no jobs in Canada. At least he could not find a job. But I am not sure he looked very hard.
He was ready to venture into the world. Wanted to do something different. Then he heard that
the American School (an international school) was hiring teachers for the Slovak school system.
The wages were $125 a month…between $4 and $5 a day. Money was not the incentive for Kevin.
Adventure was what he wanted. Young and full of piss and vinegar as they say.
Eastern Europe was in a bit of turmoil. The Berlin Wall had been pulled down. The Soviet
Union had collapsed. Many of the Soviet Republics were looking to the West…to the United
States…for leadership. The English language was seen as the key to fitting into the new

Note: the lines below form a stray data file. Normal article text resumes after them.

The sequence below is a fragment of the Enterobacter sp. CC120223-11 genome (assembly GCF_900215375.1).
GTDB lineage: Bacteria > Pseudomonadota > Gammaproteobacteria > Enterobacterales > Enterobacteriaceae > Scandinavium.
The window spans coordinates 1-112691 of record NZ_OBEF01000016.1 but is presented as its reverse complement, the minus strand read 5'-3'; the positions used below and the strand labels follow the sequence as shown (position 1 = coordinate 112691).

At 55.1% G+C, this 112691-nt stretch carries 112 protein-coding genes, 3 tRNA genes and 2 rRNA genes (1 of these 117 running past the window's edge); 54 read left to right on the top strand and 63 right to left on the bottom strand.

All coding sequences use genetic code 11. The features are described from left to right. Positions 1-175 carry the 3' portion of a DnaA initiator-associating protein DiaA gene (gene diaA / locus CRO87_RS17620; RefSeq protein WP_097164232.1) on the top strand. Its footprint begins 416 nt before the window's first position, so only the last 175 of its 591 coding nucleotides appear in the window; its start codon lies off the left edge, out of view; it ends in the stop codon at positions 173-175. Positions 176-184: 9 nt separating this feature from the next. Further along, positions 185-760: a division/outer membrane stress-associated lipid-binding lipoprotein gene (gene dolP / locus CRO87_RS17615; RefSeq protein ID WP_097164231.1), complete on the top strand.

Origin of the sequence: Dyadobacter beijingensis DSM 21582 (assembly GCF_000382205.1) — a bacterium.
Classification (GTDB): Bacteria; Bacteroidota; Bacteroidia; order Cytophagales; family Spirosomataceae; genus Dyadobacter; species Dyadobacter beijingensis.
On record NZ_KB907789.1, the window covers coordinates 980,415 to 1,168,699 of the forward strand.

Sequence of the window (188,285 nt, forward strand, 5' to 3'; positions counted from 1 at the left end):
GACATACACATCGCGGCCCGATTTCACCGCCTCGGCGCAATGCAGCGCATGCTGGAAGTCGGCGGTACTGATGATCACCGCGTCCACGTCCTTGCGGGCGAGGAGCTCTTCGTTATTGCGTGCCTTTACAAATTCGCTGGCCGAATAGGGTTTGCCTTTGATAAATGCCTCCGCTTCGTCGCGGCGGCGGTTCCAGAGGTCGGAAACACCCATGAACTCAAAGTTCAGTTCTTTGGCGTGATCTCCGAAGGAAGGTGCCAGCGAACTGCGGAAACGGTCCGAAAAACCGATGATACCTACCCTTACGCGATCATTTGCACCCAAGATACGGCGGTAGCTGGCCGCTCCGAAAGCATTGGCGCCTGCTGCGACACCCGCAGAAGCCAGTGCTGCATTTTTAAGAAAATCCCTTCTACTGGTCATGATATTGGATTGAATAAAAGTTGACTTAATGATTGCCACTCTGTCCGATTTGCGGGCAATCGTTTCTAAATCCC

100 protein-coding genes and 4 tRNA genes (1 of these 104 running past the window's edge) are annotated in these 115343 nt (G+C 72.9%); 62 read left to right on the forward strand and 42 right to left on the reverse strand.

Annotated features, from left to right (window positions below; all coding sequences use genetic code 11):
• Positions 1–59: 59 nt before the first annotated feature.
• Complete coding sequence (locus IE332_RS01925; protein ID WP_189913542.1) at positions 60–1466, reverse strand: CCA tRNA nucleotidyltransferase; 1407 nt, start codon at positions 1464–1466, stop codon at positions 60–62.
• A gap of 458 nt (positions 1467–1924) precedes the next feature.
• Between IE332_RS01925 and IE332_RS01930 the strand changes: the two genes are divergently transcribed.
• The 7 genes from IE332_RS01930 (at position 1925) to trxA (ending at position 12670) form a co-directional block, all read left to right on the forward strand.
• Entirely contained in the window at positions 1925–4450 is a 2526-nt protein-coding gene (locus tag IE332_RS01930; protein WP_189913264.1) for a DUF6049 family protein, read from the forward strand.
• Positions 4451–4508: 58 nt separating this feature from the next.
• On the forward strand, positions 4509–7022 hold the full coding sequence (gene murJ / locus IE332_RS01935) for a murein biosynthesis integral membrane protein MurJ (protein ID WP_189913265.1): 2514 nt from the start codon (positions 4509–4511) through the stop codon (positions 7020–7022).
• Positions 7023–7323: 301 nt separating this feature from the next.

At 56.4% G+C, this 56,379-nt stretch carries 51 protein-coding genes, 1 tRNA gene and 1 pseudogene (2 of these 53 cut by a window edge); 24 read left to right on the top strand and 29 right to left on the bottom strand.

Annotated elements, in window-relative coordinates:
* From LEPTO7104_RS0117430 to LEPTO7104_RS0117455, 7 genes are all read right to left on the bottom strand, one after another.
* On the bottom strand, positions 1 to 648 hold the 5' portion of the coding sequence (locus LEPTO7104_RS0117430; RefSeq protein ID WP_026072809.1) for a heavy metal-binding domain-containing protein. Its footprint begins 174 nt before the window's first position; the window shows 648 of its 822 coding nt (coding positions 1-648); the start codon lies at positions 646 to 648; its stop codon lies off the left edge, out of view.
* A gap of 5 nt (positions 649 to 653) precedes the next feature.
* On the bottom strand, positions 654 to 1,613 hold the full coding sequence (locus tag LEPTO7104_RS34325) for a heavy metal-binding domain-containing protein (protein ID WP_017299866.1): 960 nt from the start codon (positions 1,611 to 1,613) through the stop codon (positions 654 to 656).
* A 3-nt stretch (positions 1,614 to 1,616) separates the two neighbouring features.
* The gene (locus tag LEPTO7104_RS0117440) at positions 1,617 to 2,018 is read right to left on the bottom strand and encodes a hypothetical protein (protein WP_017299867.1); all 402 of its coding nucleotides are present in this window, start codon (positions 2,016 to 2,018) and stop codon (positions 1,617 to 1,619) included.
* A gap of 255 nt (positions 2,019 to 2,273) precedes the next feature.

Kevin was an English teacher. Certified. What a wonderful chance to be part of
something bigger than himself. He applied for a job…was accepted…and took off almost
immediately for the new Slovak Republic which promised him free accommodation but did not
mention the room would be in a former jail. He travelled blind along with a bunch of American
newly certified teachers.
Then in March 1993, Marjorie and I joined Kevin for a wonderful winter week in a
place we had never heard of…the brand new Slovak Republic. Kevin picked us up
in Vienna and drove us to Bratislava. We passed a large Slovak nuclear Reactor that the
Austrians felt was in danger of melt down. That put a little extra tension into the visit.
The Austrians feared this Slovak nuclear reactor was not safe. No provision for the
retention of radioactive water in a containment pool was one of the reasons…I think.
It was years later